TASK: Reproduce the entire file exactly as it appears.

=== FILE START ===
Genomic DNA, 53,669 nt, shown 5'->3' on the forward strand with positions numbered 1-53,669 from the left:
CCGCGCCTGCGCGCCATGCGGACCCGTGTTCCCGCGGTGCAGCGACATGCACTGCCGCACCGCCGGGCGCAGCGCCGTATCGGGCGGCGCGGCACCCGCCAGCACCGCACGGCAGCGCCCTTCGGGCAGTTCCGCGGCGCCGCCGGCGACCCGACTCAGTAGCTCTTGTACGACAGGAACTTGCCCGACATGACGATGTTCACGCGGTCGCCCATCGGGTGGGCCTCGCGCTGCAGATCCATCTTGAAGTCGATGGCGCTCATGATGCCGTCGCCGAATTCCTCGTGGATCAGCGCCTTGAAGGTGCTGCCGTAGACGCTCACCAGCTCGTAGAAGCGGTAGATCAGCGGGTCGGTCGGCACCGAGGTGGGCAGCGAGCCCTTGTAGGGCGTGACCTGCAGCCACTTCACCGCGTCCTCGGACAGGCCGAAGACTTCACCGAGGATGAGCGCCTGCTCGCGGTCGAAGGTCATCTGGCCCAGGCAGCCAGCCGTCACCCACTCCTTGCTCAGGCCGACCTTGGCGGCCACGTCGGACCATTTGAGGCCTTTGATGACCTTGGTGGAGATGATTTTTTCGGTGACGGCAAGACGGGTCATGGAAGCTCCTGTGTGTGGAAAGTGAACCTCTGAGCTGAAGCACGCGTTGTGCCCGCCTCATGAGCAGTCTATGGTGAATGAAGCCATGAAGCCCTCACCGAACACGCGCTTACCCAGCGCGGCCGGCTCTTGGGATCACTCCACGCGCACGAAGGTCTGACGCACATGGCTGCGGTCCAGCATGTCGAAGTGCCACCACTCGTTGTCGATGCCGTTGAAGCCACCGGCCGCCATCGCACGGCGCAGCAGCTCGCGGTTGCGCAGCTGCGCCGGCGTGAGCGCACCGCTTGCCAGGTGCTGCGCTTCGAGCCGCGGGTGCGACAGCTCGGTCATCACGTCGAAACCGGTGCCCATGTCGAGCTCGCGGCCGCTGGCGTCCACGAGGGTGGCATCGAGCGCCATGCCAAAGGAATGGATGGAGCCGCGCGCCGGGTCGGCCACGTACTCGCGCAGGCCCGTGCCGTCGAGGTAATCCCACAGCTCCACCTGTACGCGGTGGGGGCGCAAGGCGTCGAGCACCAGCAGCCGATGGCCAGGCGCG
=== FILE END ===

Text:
Genomic DNA, 53,669 nt, shown 5'->3' on the forward strand with positions numbered 1-53,669 from the left:
CCGCGCCTGCGCGCCATGCGGACCCGTGTTCCCGCGGTGCAGCGACATGCACTGCCGCACCGCCGGGCGCAGCGCCGTATCGGGCGGCGCGGCACCCGCCAGCACCGCACGGCAGCGCCCTTCGGGCAGTTCCGCGGCGCCGCCGGCGACCCGACTCAGTAGCTCTTGTACGACAGGAACTTGCCCGACATGACGATGTTCACGCGGTCGCCCATCGGGTGGGCCTCGCGCTGCAGATCCATCTTGAAGTCGATGGCGCTCATGATGCCGTCGCCGAATTCCTCGTGGATCAGCGCCTTGAAGGTGCTGCCGTAGACGCTCACCAGCTCGTAGAAGCGGTAGATCAGCGGGTCGGTCGGCACCGAGGTGGGCAGCGAGCCCTTGTAGGGCGTGACCTGCAGCCACTTCACCGCGTCCTCGGACAGGCCGAAGACTTCACCGAGGATGAGCGCCTGCTCGCGGTCGAAGGTCATCTGGCCCAGGCAGCCAGCCGTCACCCACTCCTTGCTCAGGCCGACCTTGGCGGCCACGTCGGACCATTTGAGGCCTTTGATGACCTTGGTGGAGATGATTTTTTCGGTGACGGCAAGACGGGTCATGGAAGCTCCTGTGTGTGGAAAGTGAACCTCTGAGCTGAAGCACGCGTTGTGCCCGCCTCATGAGCAGTCTATGGTGAATGAAGCCATGAAGCCCTCACCGAACACGCGCTTACCCAGCGCGGCCGGCTCTTGGGATCACTCCACGCGCACGAAGGTCTGACGCACATGGCTGCGGTCCAGCATGTCGAAGTGCCACCACTCGTTGTCGATGCCGTTGAAGCCACCGGCCGCCATCGCACGGCGCAGCAGCTCGCGGTTGCGCAGCTGCGCCGGCGTGAGCGCACCGCTTGCCAGGTGCTGCGCTTCGAGCCGCGGGTGCGACAGCTCGGTCATCACGTCGAAACCGGTGCCCATGTCGAGCTCGCGGCCGCTGGCGTCCACGAGGGTGGCATCGAGCGCCATGCCAAAGGAATGGATGGAGCCGCGCGCCGGGTCGGCCACGTACTCGCGCAGGCCCGTGCCGTCGAGGTAATCCCACAGCTCCACCTGTACGCGGTGGGGGCGCAAGGCGTCGAGCACCAGCAGCCGATGGCCAGGCGCG